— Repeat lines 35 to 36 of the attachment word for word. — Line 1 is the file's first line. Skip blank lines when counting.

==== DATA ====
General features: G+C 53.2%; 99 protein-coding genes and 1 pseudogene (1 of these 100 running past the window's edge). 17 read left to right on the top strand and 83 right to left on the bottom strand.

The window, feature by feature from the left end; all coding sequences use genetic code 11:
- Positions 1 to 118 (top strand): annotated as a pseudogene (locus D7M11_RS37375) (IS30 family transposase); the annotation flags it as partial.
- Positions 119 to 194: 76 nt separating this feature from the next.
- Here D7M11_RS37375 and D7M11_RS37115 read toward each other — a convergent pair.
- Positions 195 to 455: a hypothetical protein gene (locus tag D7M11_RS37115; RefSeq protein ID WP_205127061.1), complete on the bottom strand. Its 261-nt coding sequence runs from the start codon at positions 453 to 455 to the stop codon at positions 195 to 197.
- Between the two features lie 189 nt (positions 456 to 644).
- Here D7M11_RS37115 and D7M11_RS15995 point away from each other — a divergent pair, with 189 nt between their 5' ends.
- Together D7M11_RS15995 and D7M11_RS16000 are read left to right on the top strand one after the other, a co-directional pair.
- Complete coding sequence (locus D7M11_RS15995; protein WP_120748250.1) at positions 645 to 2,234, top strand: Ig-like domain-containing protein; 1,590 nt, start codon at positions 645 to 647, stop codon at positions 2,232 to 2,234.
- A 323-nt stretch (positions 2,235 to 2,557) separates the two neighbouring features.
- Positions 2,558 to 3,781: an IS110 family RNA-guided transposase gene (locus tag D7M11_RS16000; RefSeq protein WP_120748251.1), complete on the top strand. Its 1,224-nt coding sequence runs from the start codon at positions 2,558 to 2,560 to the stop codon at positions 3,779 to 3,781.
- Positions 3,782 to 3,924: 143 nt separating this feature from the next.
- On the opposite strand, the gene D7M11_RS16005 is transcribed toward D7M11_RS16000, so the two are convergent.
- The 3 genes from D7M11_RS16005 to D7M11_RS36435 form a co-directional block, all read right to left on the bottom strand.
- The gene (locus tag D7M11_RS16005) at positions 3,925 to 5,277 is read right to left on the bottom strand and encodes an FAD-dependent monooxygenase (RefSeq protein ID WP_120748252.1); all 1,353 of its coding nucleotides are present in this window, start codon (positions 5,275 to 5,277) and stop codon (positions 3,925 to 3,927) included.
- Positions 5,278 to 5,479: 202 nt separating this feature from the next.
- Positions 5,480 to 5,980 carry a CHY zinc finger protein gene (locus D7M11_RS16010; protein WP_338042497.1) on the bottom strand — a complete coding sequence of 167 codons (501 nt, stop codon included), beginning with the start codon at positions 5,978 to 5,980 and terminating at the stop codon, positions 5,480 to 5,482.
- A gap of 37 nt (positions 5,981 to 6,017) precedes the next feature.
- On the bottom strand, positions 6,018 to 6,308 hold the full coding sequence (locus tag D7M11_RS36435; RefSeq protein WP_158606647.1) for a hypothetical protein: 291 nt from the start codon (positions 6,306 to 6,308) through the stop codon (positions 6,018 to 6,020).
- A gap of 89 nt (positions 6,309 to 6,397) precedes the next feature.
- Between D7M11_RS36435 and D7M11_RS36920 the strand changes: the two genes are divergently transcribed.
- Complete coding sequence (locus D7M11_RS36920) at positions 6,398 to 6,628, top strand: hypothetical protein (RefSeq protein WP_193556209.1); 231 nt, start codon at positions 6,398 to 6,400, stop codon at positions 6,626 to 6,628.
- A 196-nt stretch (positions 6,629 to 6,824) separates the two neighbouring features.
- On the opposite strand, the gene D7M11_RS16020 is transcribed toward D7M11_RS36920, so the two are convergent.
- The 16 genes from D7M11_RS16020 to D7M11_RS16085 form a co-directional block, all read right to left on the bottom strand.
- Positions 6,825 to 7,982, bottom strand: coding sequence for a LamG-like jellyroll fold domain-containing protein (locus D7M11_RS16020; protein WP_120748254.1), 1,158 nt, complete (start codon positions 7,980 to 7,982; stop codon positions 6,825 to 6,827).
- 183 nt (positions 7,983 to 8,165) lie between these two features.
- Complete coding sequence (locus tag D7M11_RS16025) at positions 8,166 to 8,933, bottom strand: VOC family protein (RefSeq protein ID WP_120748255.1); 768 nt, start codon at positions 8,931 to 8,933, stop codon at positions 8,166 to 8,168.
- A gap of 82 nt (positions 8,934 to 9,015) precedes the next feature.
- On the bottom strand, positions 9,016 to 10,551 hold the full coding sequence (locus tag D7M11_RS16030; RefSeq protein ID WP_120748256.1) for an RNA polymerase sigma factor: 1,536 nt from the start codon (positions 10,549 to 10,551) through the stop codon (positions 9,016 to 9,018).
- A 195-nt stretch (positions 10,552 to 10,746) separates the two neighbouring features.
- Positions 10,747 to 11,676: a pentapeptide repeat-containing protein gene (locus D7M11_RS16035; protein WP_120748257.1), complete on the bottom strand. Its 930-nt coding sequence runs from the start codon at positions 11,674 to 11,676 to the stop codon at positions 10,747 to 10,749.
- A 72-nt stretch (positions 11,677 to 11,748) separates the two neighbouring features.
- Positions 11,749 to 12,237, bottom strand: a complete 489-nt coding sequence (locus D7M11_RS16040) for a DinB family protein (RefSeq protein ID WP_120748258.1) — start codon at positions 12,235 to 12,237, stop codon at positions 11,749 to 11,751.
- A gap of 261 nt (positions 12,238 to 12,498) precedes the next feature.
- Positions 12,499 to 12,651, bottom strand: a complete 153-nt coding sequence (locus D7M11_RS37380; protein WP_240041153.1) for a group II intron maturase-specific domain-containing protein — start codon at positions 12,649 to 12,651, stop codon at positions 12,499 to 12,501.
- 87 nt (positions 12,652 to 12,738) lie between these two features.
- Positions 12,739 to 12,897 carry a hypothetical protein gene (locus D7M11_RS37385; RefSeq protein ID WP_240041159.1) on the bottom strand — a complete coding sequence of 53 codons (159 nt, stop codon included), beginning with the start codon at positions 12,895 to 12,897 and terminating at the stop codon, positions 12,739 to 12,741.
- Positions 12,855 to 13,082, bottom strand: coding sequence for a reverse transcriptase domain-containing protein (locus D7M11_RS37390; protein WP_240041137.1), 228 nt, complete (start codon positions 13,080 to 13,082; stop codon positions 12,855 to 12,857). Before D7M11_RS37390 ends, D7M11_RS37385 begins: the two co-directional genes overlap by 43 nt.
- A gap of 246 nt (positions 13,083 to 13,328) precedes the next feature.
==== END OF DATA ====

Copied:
- Positions 11,749 to 12,237, bottom strand: a complete 489-nt coding sequence (locus D7M11_RS16040) for a DinB family protein (RefSeq protein ID WP_120748258.1) — start codon at positions 12,235 to 12,237, stop codon at positions 11,749 to 11,751.
- A gap of 261 nt (positions 12,238 to 12,498) precedes the next feature.